The Court observed that because Ms. Ashe had authorized the radiation treatment, the case concerned lack of informed consent, rather than medical battery.
Proving causation in an informed consent lawsuit
The question before the Supreme Court thus became what standard to adopt for assessing causation in an informed consent case. Prior to Ashe, the Supreme Court had not clearly ruled on this issue.
One approach, termed the “subjective” approach, focuses solely on patient testimony. Under this approach, Patients must testify and prove that they would not have consented to the procedures had they been advised of the particular risk in question. The Court held that the subjective approach was potentially unfair to physicians: “the subjective test potentially places the physician in jeopardy of the patient’s hindsight and bitterness.”
A second approach, the so-called “objective” standard, analyzes causation in terms of what a “prudent person in the patient’s position would have decided if suitably informed of all perils bearing significance.” Id. Under this approach, he patient’s testimony is relevant under an objective approach, but the testimony is not controlling.
A third approach, known as the “modified objective” standard, determines causation “from the viewpoint of the actual patient acting rationally and reasonably.” Id. at 123. The Court noted that this standard is unduly complex and onerous to apply. Id. Citing with approval a case from the Hawaii Supreme Court, the Tennessee Supreme Court agreed that the objective standard provides a better, simpler, and more equitable analytical process.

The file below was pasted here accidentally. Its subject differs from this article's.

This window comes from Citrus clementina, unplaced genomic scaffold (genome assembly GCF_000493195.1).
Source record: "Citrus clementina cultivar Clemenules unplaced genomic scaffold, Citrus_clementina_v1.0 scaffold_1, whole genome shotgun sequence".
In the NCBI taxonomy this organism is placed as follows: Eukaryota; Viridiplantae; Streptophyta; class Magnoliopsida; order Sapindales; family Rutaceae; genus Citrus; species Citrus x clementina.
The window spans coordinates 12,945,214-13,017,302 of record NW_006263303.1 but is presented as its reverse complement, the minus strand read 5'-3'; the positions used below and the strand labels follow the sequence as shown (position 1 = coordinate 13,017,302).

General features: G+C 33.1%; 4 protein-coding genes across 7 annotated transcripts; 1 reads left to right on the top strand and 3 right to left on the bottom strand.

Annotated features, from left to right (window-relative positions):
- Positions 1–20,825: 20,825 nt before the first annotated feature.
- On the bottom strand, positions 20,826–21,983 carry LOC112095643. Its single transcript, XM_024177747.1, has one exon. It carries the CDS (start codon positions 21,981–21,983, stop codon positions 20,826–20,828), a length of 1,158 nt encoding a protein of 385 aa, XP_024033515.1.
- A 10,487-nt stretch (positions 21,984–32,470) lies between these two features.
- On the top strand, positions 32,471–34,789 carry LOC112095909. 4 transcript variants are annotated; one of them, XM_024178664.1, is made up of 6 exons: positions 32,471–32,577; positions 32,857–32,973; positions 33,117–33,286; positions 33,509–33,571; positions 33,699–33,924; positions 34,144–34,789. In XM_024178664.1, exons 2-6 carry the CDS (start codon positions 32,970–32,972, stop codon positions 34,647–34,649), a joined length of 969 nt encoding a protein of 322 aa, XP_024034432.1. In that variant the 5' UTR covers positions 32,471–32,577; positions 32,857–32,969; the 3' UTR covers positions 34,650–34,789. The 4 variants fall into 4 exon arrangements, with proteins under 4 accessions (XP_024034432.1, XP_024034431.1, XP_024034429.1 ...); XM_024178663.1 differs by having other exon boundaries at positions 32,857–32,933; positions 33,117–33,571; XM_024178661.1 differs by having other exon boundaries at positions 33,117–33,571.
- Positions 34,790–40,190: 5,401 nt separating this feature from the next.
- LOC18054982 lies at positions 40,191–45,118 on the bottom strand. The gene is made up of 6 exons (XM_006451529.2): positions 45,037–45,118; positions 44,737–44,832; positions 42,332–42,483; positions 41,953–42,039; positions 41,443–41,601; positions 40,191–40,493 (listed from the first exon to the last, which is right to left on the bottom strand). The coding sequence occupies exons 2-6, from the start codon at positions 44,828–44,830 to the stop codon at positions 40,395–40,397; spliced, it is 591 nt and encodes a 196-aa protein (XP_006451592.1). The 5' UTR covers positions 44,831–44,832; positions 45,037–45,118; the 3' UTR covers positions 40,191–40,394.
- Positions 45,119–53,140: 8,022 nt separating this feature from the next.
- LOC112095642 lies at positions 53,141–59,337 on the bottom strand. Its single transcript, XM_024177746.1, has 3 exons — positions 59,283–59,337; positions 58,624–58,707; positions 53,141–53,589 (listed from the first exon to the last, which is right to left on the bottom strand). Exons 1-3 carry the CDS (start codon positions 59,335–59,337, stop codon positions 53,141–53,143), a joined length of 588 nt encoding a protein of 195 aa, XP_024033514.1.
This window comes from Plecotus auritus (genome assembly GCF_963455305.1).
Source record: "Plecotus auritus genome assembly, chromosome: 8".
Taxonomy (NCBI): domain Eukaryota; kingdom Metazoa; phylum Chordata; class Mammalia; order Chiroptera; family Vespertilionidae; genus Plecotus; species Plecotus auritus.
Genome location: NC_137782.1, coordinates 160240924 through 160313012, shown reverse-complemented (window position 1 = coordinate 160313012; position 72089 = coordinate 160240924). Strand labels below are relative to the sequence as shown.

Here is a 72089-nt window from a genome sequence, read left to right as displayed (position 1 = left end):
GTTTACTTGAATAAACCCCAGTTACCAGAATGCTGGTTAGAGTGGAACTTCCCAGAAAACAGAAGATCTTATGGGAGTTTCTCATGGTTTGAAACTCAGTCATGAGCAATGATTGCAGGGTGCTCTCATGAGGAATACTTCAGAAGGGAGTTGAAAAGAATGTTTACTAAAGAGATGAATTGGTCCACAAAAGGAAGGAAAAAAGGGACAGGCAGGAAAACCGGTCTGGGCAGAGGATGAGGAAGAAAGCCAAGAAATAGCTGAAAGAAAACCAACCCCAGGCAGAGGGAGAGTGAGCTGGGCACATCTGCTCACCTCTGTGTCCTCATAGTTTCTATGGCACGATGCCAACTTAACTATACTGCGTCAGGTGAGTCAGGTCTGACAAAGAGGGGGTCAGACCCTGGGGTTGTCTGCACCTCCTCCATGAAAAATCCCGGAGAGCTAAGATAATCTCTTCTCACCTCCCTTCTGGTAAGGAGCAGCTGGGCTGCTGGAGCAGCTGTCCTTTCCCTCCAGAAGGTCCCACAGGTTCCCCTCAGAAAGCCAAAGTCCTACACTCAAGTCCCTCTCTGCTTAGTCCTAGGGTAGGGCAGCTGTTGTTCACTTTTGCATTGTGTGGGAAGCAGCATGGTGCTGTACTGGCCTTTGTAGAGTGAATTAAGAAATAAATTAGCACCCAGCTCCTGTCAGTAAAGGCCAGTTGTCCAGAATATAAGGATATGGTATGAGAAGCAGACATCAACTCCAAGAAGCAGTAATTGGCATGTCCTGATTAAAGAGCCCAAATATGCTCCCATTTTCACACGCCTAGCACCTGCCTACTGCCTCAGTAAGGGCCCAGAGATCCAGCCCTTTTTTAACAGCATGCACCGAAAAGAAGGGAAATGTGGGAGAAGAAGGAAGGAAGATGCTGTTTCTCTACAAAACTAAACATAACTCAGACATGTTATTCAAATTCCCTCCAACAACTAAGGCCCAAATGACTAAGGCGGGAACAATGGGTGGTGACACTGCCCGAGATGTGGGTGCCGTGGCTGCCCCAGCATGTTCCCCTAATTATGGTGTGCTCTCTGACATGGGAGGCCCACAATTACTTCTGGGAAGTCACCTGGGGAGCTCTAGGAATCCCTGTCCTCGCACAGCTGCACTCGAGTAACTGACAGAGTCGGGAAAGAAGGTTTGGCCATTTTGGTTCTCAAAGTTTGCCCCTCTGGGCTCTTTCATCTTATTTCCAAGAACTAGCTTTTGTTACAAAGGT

Applying the objective approach to informed consent causation
Adopting the objective approach, the Court explained how the test should be applied:
“The finder of fact may consider and give weight to the patient’s testimony as to whether the patient would have consented to the procedure upon full disclosure of the risks. When applying the objective standard, the finder of fact may also take into account the characteristics of the plaintiff including the plaintiff’s idiosyncrasies, fears, age, medical condition, and religious beliefs.” Id. at 123-124.
In applying this test to Ms. Ashe’s case, the Court held:
“Under the objective analysis, the plaintiff’s testimony is only a factor when determining the issue of informed consent. The dispositive issue is not whether Ms. Ashe would herself have chosen a different course of treatment. The issue is whether a reasonable patient in Ms. Ashe’s position would have chosen a different course of treatment. The jury, therefore, should have been allowed to decide whether a reasonable person in Ms. Ashe’s position would have consented to the radiation therapy had the risk of paralysis been disclosed.”